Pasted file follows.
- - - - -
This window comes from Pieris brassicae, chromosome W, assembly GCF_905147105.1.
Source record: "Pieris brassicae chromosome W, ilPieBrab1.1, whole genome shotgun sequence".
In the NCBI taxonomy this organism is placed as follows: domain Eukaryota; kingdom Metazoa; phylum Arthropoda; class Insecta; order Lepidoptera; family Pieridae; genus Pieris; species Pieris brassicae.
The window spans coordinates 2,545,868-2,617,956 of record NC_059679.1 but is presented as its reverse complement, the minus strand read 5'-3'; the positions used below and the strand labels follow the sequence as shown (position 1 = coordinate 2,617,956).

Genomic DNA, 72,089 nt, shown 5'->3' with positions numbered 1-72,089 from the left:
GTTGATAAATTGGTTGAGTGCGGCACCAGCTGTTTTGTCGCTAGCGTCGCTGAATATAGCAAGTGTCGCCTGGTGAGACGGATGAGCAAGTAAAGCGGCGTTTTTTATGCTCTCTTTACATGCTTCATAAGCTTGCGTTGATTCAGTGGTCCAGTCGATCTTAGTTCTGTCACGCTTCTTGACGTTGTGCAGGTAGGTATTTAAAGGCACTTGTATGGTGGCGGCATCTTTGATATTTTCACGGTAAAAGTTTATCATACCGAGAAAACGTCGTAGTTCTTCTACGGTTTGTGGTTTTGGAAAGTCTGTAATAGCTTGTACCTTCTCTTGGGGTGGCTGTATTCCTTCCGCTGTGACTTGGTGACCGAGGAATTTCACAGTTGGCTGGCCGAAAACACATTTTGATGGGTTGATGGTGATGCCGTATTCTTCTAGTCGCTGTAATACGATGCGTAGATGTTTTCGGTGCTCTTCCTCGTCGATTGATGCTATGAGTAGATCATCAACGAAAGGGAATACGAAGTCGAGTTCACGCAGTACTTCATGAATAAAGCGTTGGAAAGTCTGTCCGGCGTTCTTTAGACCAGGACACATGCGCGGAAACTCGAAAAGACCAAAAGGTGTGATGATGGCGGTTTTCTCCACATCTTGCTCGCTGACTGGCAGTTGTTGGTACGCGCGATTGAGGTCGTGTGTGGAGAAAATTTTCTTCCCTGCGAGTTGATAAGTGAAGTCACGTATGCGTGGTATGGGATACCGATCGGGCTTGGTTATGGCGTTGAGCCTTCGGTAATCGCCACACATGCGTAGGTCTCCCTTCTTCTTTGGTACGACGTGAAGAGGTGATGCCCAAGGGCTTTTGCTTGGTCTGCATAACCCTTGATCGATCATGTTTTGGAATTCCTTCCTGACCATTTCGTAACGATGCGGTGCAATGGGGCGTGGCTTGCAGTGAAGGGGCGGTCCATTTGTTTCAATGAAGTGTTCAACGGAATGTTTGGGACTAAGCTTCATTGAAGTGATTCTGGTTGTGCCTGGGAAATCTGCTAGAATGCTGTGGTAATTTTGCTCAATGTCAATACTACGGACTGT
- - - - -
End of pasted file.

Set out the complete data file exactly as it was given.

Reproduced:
This window comes from Pieris brassicae, chromosome W, assembly GCF_905147105.1.
Source record: "Pieris brassicae chromosome W, ilPieBrab1.1, whole genome shotgun sequence".
In the NCBI taxonomy this organism is placed as follows: domain Eukaryota; kingdom Metazoa; phylum Arthropoda; class Insecta; order Lepidoptera; family Pieridae; genus Pieris; species Pieris brassicae.
The window spans coordinates 2,545,868-2,617,956 of record NC_059679.1 but is presented as its reverse complement, the minus strand read 5'-3'; the positions used below and the strand labels follow the sequence as shown (position 1 = coordinate 2,617,956).

Genomic DNA, 72,089 nt, shown 5'->3' with positions numbered 1-72,089 from the left:
GTTGATAAATTGGTTGAGTGCGGCACCAGCTGTTTTGTCGCTAGCGTCGCTGAATATAGCAAGTGTCGCCTGGTGAGACGGATGAGCAAGTAAAGCGGCGTTTTTTATGCTCTCTTTACATGCTTCATAAGCTTGCGTTGATTCAGTGGTCCAGTCGATCTTAGTTCTGTCACGCTTCTTGACGTTGTGCAGGTAGGTATTTAAAGGCACTTGTATGGTGGCGGCATCTTTGATATTTTCACGGTAAAAGTTTATCATACCGAGAAAACGTCGTAGTTCTTCTACGGTTTGTGGTTTTGGAAAGTCTGTAATAGCTTGTACCTTCTCTTGGGGTGGCTGTATTCCTTCCGCTGTGACTTGGTGACCGAGGAATTTCACAGTTGGCTGGCCGAAAACACATTTTGATGGGTTGATGGTGATGCCGTATTCTTCTAGTCGCTGTAATACGATGCGTAGATGTTTTCGGTGCTCTTCCTCGTCGATTGATGCTATGAGTAGATCATCAACGAAAGGGAATACGAAGTCGAGTTCACGCAGTACTTCATGAATAAAGCGTTGGAAAGTCTGTCCGGCGTTCTTTAGACCAGGACACATGCGCGGAAACTCGAAAAGACCAAAAGGTGTGATGATGGCGGTTTTCTCCACATCTTGCTCGCTGACTGGCAGTTGTTGGTACGCGCGATTGAGGTCGTGTGTGGAGAAAATTTTCTTCCCTGCGAGTTGATAAGTGAAGTCACGTATGCGTGGTATGGGATACCGATCGGGCTTGGTTATGGCGTTGAGCCTTCGGTAATCGCCACACATGCGTAGGTCTCCCTTCTTCTTTGGTACGACGTGAAGAGGTGATGCCCAAGGGCTTTTGCTTGGTCTGCATAACCCTTGATCGATCATGTTTTGGAATTCCTTCCTGACCATTTCGTAACGATGCGGTGCAATGGGGCGTGGCTTGCAGTGAAGGGGCGGTCCATTTGTTTCAATGAAGTGTTCAACGGAATGTTTGGGACTAAGCTTCATTGAAGTGATTCTGGTTGTGCCTGGGAAATCTGCTAGAATGCTGTGGTAATTTTGCTCAATGTCAATACTACGGACTGT